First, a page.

A culture of entitlement

I just read a jaw-dropping article in The Economist - appropriately titled Allons, Enfants! - discussing the exceedingly dark and irrational situation in the French Caribbean.

Not yet a year ago, my wife and I visited St. Martin for a day, and noticed a striking discrepancy between the Dutch-governed and the French-governed part.

The Dutch-governed part, you see, is similar to the rest of the Caribbean. It appears better developed than other islands we've seen. However, the roads are old and rugged, and infrastructure in general appears to be comfortably closer to Caribbean standards than those of urban Europe.

Once you enter the French part, however, you say - wow. New asphalt roads. Sidewalks. Street lights. Marked intersections. And the next thought you have, if you're like me, is who pays for this? Surely not the Caribbean residents. If most other islands can't afford this, how can the French part of St. Martin? It must be that the French are shoveling a whole lot of money into this.

And so it is. According to the Economist article, the French are assisting their Caribbean territories to the tune of EUR 13 billion per year. This comes in the form of "subsidies and tax breaks, including a 40% salary premium for civil servants". Since the combined population of these territories is less than 1 million, this makes for a whopping EUR 13,000 of subsidies, tax breaks, and salary premiums per resident. This is for an area where GDP per capita is EUR 17,000, so the French taxpayers are providing 75% of that - or in other words... paying these people to live.

So you would think, the recipients of this magnanimity would be satisfied, correct?

Nope.

Looting shops, burning cars, and protesting violently. Demanding a 200 EUR monthly salary increase. And extra rights. And maybe, perhaps, a little expropriation of white businessowners.

What Guadeloupe and Martinique should get is independence. The black majority is unsatisfied by that they don't get to make their own laws, and their standard of living is too low. The solution for this is to give them the ability to make their own laws. Then they can go ahead and nationalize the businesses of white people, of whom they are envious. Then, they can watch how their new country turns into Zimbabwe over the course of several decades; their infrastructure deteriorating, and lacking generous infusions from the French, their economies crumbling to dust.

Soon enough, they will be at the door of the IMF, asking for loans in the billions.

But this is the preferable outcome. Because then, they'll be able to pin it on themselves.

Comments

verbatim said…
I have spent a lot of time in Martinique and Guadeloupe in past 3 years. They are by far the most developed islands in the Caribbean and people's earnings are the highest.

All roads are actually repaved every 2 years or something because I have never seen a hole in the asphalt. On roads you mostly see new french cars. People actually spend majority of day driving around and doing nothing. In Guadeloupe they built 5 km of road in middle of nowhere with both sides sidewalk and street lighting.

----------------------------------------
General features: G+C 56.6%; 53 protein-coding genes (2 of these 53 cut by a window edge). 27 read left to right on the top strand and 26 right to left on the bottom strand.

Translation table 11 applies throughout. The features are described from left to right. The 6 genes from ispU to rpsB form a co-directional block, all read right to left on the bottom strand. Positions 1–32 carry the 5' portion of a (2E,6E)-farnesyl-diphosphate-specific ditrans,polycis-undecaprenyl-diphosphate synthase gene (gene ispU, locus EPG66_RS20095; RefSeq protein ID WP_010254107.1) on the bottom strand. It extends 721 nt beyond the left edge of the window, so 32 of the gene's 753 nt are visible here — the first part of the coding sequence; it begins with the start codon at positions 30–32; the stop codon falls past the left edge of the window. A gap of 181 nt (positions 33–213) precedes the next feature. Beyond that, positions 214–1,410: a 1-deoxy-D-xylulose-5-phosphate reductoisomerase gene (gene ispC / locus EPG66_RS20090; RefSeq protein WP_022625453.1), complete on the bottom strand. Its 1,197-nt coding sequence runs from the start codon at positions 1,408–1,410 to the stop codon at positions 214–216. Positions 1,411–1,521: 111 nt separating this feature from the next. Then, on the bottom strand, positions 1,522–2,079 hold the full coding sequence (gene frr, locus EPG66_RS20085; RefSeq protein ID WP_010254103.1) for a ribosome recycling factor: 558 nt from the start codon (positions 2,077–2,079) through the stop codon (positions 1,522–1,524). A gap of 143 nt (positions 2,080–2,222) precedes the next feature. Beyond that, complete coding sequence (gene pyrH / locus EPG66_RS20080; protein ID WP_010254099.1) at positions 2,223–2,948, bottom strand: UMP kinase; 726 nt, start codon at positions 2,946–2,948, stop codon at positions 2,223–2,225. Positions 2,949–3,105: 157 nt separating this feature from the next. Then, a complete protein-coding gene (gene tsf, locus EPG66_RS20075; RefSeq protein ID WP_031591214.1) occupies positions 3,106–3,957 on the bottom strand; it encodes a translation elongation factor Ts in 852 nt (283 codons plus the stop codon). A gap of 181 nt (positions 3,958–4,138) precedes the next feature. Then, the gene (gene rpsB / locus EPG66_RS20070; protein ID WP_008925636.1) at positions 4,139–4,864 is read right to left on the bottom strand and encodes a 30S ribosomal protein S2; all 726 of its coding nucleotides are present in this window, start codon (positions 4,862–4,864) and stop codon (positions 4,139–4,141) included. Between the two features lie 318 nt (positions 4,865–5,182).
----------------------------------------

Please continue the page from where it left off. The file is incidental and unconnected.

Not to mention the huge amounts of money they get from European Union for being on periphery/undeveloped region. European Union is actually building them everything: waste management facilities, water facilites, bring money for nature conservation, volcano observation center etc. And they are still not satisfied.

I strongly agree with you. They should get independence and then they will see how life will change for them. Islands are way overpopulated and their economy will colapse soon without France.
verbatim said…
One mistake in your text. The actual GDP per capita is around 17.000 euros (http://www.insee.fr/fr/themes/tableau.asp?reg_id=99&ref_id=CMRSOS08114). But France stopped posting official info on GDP per capita around 3 years ago for those overseas regions for obvious reasons...
denis bider said…
I took the EUR 7,000 figure from the CIA factbook, which quotes USD 9,000 per capita for 1997.

Considering that, it looks like my mistake was to use the USD figure from 1997, and combine it with today's USD-EUR exchange rate; as well as to ignore inflation since 1997. Taking these two factors into account, those USD 9,000 might instead be EUR 12,000, while a decade of inflation might bring that to EUR 17,000 nowadays as you suggest.

This makes more sense because otherwise there's a discrepancy in that the French are spending EUR 13,000 per capita, and yet the GDP would be less - this could not be, the GDP has to be at least what the French are spending, with the difference being a good estimate for what the people of Guadeloupe actually make.
denis bider said…
Edited the article accordingly.
verbatim said…
Well, I also made a mistake.

Instead of "All roads are actually" should be "All major roads". Sure some less important street roads are in bad condition. But that's because they are owned by local municipalities and not French government.
verbatim said…
One interesting article on this subject. EU spent 21,6 millions of euros to built pools on Guadeloupe.

http://www.dnevnik.si/novice/eu/1042252126

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